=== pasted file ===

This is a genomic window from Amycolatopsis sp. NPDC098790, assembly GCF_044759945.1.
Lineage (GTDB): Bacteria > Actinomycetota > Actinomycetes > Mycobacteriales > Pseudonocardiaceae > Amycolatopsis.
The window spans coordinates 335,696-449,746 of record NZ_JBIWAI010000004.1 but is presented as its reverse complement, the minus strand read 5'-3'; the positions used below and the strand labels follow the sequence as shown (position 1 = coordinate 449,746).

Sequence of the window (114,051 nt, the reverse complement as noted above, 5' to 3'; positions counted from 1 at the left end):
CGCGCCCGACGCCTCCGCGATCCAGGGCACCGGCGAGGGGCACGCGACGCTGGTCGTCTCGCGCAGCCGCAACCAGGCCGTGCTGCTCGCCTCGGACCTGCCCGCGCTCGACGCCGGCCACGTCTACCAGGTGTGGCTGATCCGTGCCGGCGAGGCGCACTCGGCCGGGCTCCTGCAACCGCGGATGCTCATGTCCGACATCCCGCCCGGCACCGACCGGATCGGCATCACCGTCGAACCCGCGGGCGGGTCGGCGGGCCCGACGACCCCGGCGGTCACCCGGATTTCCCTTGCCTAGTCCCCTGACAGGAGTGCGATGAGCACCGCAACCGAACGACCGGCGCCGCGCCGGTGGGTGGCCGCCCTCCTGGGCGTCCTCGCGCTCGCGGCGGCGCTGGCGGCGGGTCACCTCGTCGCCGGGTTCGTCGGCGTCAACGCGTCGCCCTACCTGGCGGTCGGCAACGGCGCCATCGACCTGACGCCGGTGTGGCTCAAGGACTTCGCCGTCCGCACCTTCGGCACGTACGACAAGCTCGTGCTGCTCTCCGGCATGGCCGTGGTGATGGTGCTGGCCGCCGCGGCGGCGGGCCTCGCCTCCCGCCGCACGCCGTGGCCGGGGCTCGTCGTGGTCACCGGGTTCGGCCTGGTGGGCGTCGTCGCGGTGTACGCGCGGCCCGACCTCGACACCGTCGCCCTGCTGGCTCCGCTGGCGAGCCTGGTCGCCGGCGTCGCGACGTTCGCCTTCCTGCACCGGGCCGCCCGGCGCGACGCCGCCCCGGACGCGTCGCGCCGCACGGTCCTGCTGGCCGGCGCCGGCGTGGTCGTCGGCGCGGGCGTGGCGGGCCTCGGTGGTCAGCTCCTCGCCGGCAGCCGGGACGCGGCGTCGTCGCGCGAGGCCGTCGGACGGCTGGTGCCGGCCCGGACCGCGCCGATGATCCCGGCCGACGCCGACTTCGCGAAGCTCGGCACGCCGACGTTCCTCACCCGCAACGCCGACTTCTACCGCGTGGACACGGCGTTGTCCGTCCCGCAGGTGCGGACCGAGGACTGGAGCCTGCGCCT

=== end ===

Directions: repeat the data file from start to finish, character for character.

This is a genomic window from Amycolatopsis sp. NPDC098790, assembly GCF_044759945.1.
Lineage (GTDB): Bacteria > Actinomycetota > Actinomycetes > Mycobacteriales > Pseudonocardiaceae > Amycolatopsis.
The window spans coordinates 335,696-449,746 of record NZ_JBIWAI010000004.1 but is presented as its reverse complement, the minus strand read 5'-3'; the positions used below and the strand labels follow the sequence as shown (position 1 = coordinate 449,746).

Sequence of the window (114,051 nt, the reverse complement as noted above, 5' to 3'; positions counted from 1 at the left end):
CGCGCCCGACGCCTCCGCGATCCAGGGCACCGGCGAGGGGCACGCGACGCTGGTCGTCTCGCGCAGCCGCAACCAGGCCGTGCTGCTCGCCTCGGACCTGCCCGCGCTCGACGCCGGCCACGTCTACCAGGTGTGGCTGATCCGTGCCGGCGAGGCGCACTCGGCCGGGCTCCTGCAACCGCGGATGCTCATGTCCGACATCCCGCCCGGCACCGACCGGATCGGCATCACCGTCGAACCCGCGGGCGGGTCGGCGGGCCCGACGACCCCGGCGGTCACCCGGATTTCCCTTGCCTAGTCCCCTGACAGGAGTGCGATGAGCACCGCAACCGAACGACCGGCGCCGCGCCGGTGGGTGGCCGCCCTCCTGGGCGTCCTCGCGCTCGCGGCGGCGCTGGCGGCGGGTCACCTCGTCGCCGGGTTCGTCGGCGTCAACGCGTCGCCCTACCTGGCGGTCGGCAACGGCGCCATCGACCTGACGCCGGTGTGGCTCAAGGACTTCGCCGTCCGCACCTTCGGCACGTACGACAAGCTCGTGCTGCTCTCCGGCATGGCCGTGGTGATGGTGCTGGCCGCCGCGGCGGCGGGCCTCGCCTCCCGCCGCACGCCGTGGCCGGGGCTCGTCGTGGTCACCGGGTTCGGCCTGGTGGGCGTCGTCGCGGTGTACGCGCGGCCCGACCTCGACACCGTCGCCCTGCTGGCTCCGCTGGCGAGCCTGGTCGCCGGCGTCGCGACGTTCGCCTTCCTGCACCGGGCCGCCCGGCGCGACGCCGCCCCGGACGCGTCGCGCCGCACGGTCCTGCTGGCCGGCGCCGGCGTGGTCGTCGGCGCGGGCGTGGCGGGCCTCGGTGGTCAGCTCCTCGCCGGCAGCCGGGACGCGGCGTCGTCGCGCGAGGCCGTCGGACGGCTGGTGCCGGCCCGGACCGCGCCGATGATCCCGGCCGACGCCGACTTCGCGAAGCTCGGCACGCCGACGTTCCTCACCCGCAACGCCGACTTCTACCGCGTGGACACGGCGTTGTCCGTCCCGCAGGTGCGGACCGAGGACTGGAGCCTGCGCCT